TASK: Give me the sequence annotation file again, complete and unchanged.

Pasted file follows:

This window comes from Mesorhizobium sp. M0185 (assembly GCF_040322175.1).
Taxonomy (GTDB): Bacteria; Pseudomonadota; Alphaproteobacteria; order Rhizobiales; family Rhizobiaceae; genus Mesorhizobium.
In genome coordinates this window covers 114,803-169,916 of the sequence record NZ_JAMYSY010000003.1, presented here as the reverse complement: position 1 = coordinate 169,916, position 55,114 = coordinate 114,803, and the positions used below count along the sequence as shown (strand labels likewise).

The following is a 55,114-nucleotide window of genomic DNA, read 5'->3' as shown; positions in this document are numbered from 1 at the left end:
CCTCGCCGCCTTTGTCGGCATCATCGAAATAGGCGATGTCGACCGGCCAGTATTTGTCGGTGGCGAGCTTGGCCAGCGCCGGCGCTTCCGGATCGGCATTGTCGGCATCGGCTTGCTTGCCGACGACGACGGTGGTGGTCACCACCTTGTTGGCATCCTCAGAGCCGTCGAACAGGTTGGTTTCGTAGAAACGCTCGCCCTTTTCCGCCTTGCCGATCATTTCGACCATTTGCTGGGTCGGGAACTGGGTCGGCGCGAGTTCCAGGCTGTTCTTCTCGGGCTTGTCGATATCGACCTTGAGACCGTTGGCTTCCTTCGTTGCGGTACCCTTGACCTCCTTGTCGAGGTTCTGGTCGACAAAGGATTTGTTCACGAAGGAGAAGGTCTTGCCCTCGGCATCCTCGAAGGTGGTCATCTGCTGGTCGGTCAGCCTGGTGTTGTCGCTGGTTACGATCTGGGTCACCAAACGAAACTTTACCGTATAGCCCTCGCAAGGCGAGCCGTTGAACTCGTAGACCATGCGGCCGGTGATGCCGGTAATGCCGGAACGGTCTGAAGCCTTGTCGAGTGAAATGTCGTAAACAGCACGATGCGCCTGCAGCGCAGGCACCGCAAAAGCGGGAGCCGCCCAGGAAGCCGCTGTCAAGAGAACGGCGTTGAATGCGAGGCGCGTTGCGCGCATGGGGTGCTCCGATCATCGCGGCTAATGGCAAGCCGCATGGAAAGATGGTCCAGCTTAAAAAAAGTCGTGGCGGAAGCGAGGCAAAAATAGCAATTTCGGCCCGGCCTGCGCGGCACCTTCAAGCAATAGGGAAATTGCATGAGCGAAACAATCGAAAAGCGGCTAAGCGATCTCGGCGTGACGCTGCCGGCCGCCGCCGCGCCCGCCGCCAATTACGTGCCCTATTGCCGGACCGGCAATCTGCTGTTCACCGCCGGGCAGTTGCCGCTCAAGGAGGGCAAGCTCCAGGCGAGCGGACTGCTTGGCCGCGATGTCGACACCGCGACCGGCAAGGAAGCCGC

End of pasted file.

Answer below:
This window comes from Mesorhizobium sp. M0185 (assembly GCF_040322175.1).
Taxonomy (GTDB): Bacteria; Pseudomonadota; Alphaproteobacteria; order Rhizobiales; family Rhizobiaceae; genus Mesorhizobium.
In genome coordinates this window covers 114,803-169,916 of the sequence record NZ_JAMYSY010000003.1, presented here as the reverse complement: position 1 = coordinate 169,916, position 55,114 = coordinate 114,803, and the positions used below count along the sequence as shown (strand labels likewise).

The following is a 55,114-nucleotide window of genomic DNA, read 5'->3' as shown; positions in this document are numbered from 1 at the left end:
CCTCGCCGCCTTTGTCGGCATCATCGAAATAGGCGATGTCGACCGGCCAGTATTTGTCGGTGGCGAGCTTGGCCAGCGCCGGCGCTTCCGGATCGGCATTGTCGGCATCGGCTTGCTTGCCGACGACGACGGTGGTGGTCACCACCTTGTTGGCATCCTCAGAGCCGTCGAACAGGTTGGTTTCGTAGAAACGCTCGCCCTTTTCCGCCTTGCCGATCATTTCGACCATTTGCTGGGTCGGGAACTGGGTCGGCGCGAGTTCCAGGCTGTTCTTCTCGGGCTTGTCGATATCGACCTTGAGACCGTTGGCTTCCTTCGTTGCGGTACCCTTGACCTCCTTGTCGAGGTTCTGGTCGACAAAGGATTTGTTCACGAAGGAGAAGGTCTTGCCCTCGGCATCCTCGAAGGTGGTCATCTGCTGGTCGGTCAGCCTGGTGTTGTCGCTGGTTACGATCTGGGTCACCAAACGAAACTTTACCGTATAGCCCTCGCAAGGCGAGCCGTTGAACTCGTAGACCATGCGGCCGGTGATGCCGGTAATGCCGGAACGGTCTGAAGCCTTGTCGAGTGAAATGTCGTAAACAGCACGATGCGCCTGCAGCGCAGGCACCGCAAAAGCGGGAGCCGCCCAGGAAGCCGCTGTCAAGAGAACGGCGTTGAATGCGAGGCGCGTTGCGCGCATGGGGTGCTCCGATCATCGCGGCTAATGGCAAGCCGCATGGAAAGATGGTCCAGCTTAAAAAAAGTCGTGGCGGAAGCGAGGCAAAAATAGCAATTTCGGCCCGGCCTGCGCGGCACCTTCAAGCAATAGGGAAATTGCATGAGCGAAACAATCGAAAAGCGGCTAAGCGATCTCGGCGTGACGCTGCCGGCCGCCGCCGCGCCCGCCGCCAATTACGTGCCCTATTGCCGGACCGGCAATCTGCTGTTCACCGCCGGGCAGTTGCCGCTCAAGGAGGGCAAGCTCCAGGCGAGCGGACTGCTTGGCCGCGATGTCGACACCGCGACCGGCAAGGAAGCCGC